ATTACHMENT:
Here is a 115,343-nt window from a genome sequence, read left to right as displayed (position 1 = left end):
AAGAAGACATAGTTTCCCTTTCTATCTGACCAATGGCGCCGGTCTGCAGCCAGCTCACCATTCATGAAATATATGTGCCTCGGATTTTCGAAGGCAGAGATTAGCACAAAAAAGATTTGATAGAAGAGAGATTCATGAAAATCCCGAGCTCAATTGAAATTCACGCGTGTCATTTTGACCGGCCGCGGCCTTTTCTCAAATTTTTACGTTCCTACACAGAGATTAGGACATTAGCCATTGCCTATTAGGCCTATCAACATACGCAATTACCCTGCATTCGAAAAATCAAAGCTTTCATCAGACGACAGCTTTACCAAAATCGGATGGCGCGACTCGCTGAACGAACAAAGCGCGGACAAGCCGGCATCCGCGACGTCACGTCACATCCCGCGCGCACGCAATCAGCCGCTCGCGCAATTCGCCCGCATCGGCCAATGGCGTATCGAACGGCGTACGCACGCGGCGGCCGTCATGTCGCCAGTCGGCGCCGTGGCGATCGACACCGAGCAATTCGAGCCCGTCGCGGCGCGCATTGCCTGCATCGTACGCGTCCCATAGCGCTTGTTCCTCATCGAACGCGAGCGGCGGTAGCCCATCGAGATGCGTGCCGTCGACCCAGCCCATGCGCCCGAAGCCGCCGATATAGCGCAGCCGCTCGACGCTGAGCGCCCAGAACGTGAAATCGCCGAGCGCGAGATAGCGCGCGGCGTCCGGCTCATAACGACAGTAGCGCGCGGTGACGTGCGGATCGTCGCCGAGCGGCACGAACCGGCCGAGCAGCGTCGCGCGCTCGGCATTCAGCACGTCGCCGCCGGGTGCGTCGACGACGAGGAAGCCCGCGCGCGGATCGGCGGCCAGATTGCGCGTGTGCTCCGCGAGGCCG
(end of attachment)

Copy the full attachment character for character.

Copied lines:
Here is a 115,343-nt window from a genome sequence, read left to right as displayed (position 1 = left end):
AAGAAGACATAGTTTCCCTTTCTATCTGACCAATGGCGCCGGTCTGCAGCCAGCTCACCATTCATGAAATATATGTGCCTCGGATTTTCGAAGGCAGAGATTAGCACAAAAAAGATTTGATAGAAGAGAGATTCATGAAAATCCCGAGCTCAATTGAAATTCACGCGTGTCATTTTGACCGGCCGCGGCCTTTTCTCAAATTTTTACGTTCCTACACAGAGATTAGGACATTAGCCATTGCCTATTAGGCCTATCAACATACGCAATTACCCTGCATTCGAAAAATCAAAGCTTTCATCAGACGACAGCTTTACCAAAATCGGATGGCGCGACTCGCTGAACGAACAAAGCGCGGACAAGCCGGCATCCGCGACGTCACGTCACATCCCGCGCGCACGCAATCAGCCGCTCGCGCAATTCGCCCGCATCGGCCAATGGCGTATCGAACGGCGTACGCACGCGGCGGCCGTCATGTCGCCAGTCGGCGCCGTGGCGATCGACACCGAGCAATTCGAGCCCGTCGCGGCGCGCATTGCCTGCATCGTACGCGTCCCATAGCGCTTGTTCCTCATCGAACGCGAGCGGCGGTAGCCCATCGAGATGCGTGCCGTCGACCCAGCCCATGCGCCCGAAGCCGCCGATATAGCGCAGCCGCTCGACGCTGAGCGCCCAGAACGTGAAATCGCCGAGCGCGAGATAGCGCGCGGCGTCCGGCTCATAACGACAGTAGCGCGCGGTGACGTGCGGATCGTCGCCGAGCGGCACGAACCGGCCGAGCAGCGTCGCGCGCTCGGCATTCAGCACGTCGCCGCCGGGTGCGTCGACGACGAGGAAGCCCGCGCGCGGATCGGCGGCCAGATTGCGCGTGTGCTCCGCGAGGCCG